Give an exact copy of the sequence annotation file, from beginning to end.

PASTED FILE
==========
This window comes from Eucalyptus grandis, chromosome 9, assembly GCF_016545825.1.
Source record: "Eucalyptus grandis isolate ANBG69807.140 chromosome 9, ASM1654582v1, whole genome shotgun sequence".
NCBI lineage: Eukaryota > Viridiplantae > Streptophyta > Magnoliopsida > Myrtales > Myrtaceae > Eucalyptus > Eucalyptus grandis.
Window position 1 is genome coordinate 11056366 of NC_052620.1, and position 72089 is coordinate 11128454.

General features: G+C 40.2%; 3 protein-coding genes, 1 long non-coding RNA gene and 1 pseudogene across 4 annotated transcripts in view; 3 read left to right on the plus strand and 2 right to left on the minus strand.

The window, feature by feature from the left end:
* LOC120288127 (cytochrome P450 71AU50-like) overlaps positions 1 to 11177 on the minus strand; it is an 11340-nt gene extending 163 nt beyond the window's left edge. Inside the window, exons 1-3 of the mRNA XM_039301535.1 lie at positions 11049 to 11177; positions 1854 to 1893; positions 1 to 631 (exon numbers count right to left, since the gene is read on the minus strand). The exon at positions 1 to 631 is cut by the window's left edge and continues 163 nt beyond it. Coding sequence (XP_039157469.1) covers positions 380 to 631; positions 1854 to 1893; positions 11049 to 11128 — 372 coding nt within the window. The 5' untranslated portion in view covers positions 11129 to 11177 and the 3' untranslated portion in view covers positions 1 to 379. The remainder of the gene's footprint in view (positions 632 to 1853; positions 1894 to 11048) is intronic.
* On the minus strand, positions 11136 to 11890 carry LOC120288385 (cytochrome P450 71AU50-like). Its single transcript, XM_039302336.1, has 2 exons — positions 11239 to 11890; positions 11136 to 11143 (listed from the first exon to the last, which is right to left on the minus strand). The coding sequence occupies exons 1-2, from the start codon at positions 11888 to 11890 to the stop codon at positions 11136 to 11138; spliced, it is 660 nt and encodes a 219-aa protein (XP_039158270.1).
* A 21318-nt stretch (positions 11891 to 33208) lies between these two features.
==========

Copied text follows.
This window comes from Eucalyptus grandis, chromosome 9, assembly GCF_016545825.1.
Source record: "Eucalyptus grandis isolate ANBG69807.140 chromosome 9, ASM1654582v1, whole genome shotgun sequence".
NCBI lineage: Eukaryota > Viridiplantae > Streptophyta > Magnoliopsida > Myrtales > Myrtaceae > Eucalyptus > Eucalyptus grandis.
Window position 1 is genome coordinate 11056366 of NC_052620.1, and position 72089 is coordinate 11128454.

General features: G+C 40.2%; 3 protein-coding genes, 1 long non-coding RNA gene and 1 pseudogene across 4 annotated transcripts in view; 3 read left to right on the plus strand and 2 right to left on the minus strand.

The window, feature by feature from the left end:
* LOC120288127 (cytochrome P450 71AU50-like) overlaps positions 1 to 11177 on the minus strand; it is an 11340-nt gene extending 163 nt beyond the window's left edge. Inside the window, exons 1-3 of the mRNA XM_039301535.1 lie at positions 11049 to 11177; positions 1854 to 1893; positions 1 to 631 (exon numbers count right to left, since the gene is read on the minus strand). The exon at positions 1 to 631 is cut by the window's left edge and continues 163 nt beyond it. Coding sequence (XP_039157469.1) covers positions 380 to 631; positions 1854 to 1893; positions 11049 to 11128 — 372 coding nt within the window. The 5' untranslated portion in view covers positions 11129 to 11177 and the 3' untranslated portion in view covers positions 1 to 379. The remainder of the gene's footprint in view (positions 632 to 1853; positions 1894 to 11048) is intronic.
* On the minus strand, positions 11136 to 11890 carry LOC120288385 (cytochrome P450 71AU50-like). Its single transcript, XM_039302336.1, has 2 exons — positions 11239 to 11890; positions 11136 to 11143 (listed from the first exon to the last, which is right to left on the minus strand). The coding sequence occupies exons 1-2, from the start codon at positions 11888 to 11890 to the stop codon at positions 11136 to 11138; spliced, it is 660 nt and encodes a 219-aa protein (XP_039158270.1).
* A 21318-nt stretch (positions 11891 to 33208) lies between these two features.